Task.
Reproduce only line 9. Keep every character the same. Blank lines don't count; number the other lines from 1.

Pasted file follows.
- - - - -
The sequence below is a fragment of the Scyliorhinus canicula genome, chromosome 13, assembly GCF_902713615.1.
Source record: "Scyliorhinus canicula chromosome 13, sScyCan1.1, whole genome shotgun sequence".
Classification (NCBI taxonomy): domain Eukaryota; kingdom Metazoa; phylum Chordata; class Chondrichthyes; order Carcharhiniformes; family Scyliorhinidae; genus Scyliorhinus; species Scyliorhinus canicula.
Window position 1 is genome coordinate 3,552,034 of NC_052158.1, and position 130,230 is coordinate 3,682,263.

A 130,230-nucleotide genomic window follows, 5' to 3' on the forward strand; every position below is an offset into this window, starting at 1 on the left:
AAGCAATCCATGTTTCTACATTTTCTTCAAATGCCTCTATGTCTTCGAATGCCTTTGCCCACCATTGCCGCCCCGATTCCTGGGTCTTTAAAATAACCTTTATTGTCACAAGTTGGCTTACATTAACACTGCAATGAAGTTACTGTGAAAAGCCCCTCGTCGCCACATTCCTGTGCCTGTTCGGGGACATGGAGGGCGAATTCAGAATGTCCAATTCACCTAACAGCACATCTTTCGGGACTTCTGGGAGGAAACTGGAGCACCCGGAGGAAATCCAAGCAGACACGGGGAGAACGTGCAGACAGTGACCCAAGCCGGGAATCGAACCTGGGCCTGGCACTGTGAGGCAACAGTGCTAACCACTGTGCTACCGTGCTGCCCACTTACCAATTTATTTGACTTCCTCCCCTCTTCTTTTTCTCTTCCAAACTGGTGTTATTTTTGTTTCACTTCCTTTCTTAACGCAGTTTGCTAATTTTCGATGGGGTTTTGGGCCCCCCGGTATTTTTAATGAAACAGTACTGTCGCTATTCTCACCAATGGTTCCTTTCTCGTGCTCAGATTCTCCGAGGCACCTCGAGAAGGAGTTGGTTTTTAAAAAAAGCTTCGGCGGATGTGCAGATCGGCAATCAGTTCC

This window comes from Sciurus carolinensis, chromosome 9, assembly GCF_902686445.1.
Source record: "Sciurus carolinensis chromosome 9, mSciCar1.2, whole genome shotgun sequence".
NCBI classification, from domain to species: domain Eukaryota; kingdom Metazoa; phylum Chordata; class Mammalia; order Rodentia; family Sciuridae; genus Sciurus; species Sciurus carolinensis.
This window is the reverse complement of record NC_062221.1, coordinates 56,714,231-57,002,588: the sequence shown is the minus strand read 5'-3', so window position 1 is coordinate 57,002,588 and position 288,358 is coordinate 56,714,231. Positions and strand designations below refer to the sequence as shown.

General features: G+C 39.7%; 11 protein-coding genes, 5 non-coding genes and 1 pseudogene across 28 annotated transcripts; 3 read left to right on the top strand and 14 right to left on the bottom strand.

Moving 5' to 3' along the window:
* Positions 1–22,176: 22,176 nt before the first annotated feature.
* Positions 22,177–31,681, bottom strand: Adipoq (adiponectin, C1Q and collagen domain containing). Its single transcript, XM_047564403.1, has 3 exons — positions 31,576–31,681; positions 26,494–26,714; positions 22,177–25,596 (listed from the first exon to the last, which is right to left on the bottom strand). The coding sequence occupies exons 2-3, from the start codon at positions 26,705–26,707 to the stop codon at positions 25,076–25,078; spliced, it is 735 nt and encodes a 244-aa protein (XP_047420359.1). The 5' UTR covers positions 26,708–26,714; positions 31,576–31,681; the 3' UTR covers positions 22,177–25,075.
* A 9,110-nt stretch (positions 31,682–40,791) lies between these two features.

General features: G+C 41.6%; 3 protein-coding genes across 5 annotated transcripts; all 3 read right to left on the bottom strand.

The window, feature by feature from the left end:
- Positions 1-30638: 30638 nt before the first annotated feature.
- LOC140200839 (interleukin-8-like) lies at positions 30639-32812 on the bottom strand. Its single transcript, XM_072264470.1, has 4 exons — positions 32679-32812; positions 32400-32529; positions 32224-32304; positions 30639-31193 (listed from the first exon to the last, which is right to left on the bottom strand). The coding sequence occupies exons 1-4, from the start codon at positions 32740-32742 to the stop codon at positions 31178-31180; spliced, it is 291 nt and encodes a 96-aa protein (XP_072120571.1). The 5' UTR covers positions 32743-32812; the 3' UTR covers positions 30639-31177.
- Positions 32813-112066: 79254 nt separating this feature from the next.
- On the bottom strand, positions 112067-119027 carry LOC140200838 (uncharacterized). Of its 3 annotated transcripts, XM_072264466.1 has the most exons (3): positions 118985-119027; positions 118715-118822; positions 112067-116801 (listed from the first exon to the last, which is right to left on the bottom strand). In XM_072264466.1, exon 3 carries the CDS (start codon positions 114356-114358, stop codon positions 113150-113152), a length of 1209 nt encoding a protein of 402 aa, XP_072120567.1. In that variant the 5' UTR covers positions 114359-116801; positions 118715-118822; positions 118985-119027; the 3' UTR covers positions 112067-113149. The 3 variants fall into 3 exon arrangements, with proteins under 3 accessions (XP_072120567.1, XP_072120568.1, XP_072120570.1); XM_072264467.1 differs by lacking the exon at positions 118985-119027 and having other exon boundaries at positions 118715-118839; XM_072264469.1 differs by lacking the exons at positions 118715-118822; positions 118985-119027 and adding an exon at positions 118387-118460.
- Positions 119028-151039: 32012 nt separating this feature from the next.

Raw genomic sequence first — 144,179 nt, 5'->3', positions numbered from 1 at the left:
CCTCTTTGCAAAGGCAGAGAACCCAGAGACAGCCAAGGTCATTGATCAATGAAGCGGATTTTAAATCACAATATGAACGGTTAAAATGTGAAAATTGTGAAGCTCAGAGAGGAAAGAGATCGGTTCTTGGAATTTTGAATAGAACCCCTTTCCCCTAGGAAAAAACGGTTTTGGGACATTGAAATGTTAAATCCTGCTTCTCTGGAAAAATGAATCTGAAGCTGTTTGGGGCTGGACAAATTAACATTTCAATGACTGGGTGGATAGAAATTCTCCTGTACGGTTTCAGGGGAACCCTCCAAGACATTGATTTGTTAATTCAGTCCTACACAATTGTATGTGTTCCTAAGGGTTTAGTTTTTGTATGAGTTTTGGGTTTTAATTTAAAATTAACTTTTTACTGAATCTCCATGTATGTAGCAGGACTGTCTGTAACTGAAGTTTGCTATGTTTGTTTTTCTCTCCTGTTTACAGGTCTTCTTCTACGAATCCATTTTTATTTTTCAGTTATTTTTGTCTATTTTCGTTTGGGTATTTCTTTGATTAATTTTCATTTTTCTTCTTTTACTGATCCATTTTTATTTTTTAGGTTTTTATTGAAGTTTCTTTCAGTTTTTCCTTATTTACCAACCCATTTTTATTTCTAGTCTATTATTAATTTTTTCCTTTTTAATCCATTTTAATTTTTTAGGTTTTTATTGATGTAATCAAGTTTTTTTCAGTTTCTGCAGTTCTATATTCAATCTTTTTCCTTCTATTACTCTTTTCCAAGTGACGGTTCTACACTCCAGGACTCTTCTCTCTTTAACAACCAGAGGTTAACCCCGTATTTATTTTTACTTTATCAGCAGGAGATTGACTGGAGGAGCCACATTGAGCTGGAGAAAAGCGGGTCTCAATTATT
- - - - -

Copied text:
NCBI classification, from domain to species: domain Eukaryota; kingdom Metazoa; phylum Chordata; class Mammalia; order Rodentia; family Sciuridae; genus Sciurus; species Sciurus carolinensis.